Rod Dixon, J.D., LL.M.
rod at cyberspaces.org
Tue Sep 11 03:46:27 UTC 2001
Hmm...Public domain was dropped? Not sure what you mean by that. I suspect
the law makers in Washington, DC would beg to differ despite the enactment
of the DMCA and the Sony Bono law. In the context of software (software, as
a practical matter, has a short life span as far as literary works go),
software licenses may be doing more to erode the vitality of the public
domain than changes to the Copyright Act. There are some who might argue
that the public domain is a constitutional constituent of IP law. Hence, the
two must live together, at least theoretically.
To some extent, this philosophical debate is frustrated by semantics and
unclear meaning. There is still a great deal of fuzzy thinking as to what
"open source" really means. Whether open source is more properly viewed as
a frontal attack upon IP, and an exaltation of the Commons is a question
that gets varying answers. I think, for example, a nuanced argument
concerning the philosophical basis of free software could lead you in an
entirely different direction than the less "restrictive" open source
software development model might lead you. Even so, I agree with your main
point because it is consistent with my understanding of Art. I sec. 8 cl. 8
of the U.S. Const. But, to be faithful to the argument that IP is really a
means to a better end, one should discourage arguments on both sides of this
debate: namely, no IP is evil arguments and no IP is wonderful (empowering)
arguments either. Of course, this is really an end-run on the debate, but
it's just as well due to the debate's complexity and time-consuming quality.
> -----Original Message-----
> From: David Johnson [mailto:david at usermode.org]
> Sent: Monday, September 10, 2001 10:50 PM
> To: Rod Dixon, J.D., LL.M.; JEETUN6 at aol.com;
> license-discuss at opensource.org
> Subject: Re: copyright discussion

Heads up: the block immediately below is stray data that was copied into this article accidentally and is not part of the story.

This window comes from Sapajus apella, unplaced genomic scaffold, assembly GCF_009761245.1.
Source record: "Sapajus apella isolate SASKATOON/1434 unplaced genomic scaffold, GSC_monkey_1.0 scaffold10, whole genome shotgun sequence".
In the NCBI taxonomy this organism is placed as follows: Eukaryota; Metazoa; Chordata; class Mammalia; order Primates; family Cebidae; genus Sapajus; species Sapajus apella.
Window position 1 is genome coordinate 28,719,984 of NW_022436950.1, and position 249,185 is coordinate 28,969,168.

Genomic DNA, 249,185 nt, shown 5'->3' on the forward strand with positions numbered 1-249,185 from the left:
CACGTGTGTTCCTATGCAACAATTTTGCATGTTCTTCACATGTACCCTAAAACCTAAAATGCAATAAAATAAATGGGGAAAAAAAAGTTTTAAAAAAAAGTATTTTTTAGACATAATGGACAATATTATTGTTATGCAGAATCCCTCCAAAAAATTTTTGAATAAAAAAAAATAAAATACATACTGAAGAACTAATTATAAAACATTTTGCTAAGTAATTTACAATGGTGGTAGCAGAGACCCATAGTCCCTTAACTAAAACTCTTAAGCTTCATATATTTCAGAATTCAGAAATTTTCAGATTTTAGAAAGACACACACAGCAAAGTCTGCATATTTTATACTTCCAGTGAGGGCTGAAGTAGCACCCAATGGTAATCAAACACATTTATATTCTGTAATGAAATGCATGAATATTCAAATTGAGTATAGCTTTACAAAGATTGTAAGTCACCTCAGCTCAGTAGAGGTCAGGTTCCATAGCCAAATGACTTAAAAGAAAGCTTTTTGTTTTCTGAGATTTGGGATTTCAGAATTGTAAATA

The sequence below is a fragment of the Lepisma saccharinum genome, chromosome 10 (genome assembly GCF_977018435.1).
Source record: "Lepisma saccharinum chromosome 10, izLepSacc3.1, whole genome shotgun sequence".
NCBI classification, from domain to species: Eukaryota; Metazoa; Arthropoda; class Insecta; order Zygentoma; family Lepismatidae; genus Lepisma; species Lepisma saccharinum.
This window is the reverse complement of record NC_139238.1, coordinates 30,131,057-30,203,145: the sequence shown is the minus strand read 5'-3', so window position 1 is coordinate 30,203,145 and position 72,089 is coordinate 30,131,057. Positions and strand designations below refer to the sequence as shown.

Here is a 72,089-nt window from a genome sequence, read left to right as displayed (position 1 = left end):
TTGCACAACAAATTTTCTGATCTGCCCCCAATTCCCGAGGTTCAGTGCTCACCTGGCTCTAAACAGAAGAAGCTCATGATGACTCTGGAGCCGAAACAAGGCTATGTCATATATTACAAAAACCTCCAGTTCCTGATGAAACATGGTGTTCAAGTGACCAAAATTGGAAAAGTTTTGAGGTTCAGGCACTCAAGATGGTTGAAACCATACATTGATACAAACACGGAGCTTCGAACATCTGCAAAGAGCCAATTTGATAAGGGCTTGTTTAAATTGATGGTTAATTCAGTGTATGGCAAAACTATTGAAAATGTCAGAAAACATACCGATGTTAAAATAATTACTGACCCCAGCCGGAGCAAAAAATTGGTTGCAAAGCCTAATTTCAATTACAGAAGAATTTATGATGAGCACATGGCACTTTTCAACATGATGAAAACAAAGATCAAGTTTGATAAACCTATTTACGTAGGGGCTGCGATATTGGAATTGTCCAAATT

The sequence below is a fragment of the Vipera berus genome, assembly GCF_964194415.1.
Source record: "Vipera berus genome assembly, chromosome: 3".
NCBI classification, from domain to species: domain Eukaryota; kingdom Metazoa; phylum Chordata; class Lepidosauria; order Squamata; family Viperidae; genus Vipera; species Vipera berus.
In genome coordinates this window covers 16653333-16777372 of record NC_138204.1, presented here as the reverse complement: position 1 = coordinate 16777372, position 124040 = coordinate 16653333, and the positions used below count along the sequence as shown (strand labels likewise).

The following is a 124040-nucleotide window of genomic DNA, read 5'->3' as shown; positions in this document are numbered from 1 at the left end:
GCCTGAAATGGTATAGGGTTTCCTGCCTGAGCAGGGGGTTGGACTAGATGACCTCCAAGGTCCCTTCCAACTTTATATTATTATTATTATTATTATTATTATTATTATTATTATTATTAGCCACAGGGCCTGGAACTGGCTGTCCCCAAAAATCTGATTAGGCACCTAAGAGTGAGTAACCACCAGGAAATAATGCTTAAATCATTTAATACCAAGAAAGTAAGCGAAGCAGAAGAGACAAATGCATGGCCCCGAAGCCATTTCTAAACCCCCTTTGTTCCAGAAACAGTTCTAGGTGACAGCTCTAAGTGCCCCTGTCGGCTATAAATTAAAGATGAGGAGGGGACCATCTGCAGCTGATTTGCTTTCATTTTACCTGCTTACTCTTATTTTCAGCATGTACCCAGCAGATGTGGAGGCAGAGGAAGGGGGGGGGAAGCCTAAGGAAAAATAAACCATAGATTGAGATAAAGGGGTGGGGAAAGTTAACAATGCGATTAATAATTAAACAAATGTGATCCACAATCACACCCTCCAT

> On Monday 10 September 2001 07:13 pm, Rod Dixon, J.D., LL.M. wrote:
> > Who on this list beside myself wondered whether Praveen posted
> his message
> > on this list without consideration of why most of us support
> open source?
> > Or, did I miss something?
> Yes, you did miss something.
> That particular set of IP known as copyright is *crucial* to Open Source.
> Now more than ever since "public domain" got dropped from the
> appoved list.
> Praveen's post essentially said that IP is empowering. Even a cursory
> examination at the GPL will reveal how utterly useless it would
> be without
> the empowerment of copyright.
> IP means that you and I have the legal right to enforce some of
> your wishes
> with regards to your software. That includes the right to enforce
> upon distribution, the right to prohibit the use of your name or
> organization's name for endorsement purposes, and the right to
> prohibit users
> from excising political views you have included in your license.
> At the least, Open Source advocates are saying that some right
> granted to the
> author exclusively are *indeed* appropriate and justified.
> I did not read Praveen's post as any sort of attack upon us. But
> rather it
> was in response to a common attitude among many in this community that
> copyright is evil. If it is truly evil, then let's refuse to even
> using its powers, by placing all of our software under as
> unrestrictive of
> licenses as possible. But if it isn't evil, but merely a tool, then let's
> stop condemning the tool just because there are some who abuse it.
> David Johnson
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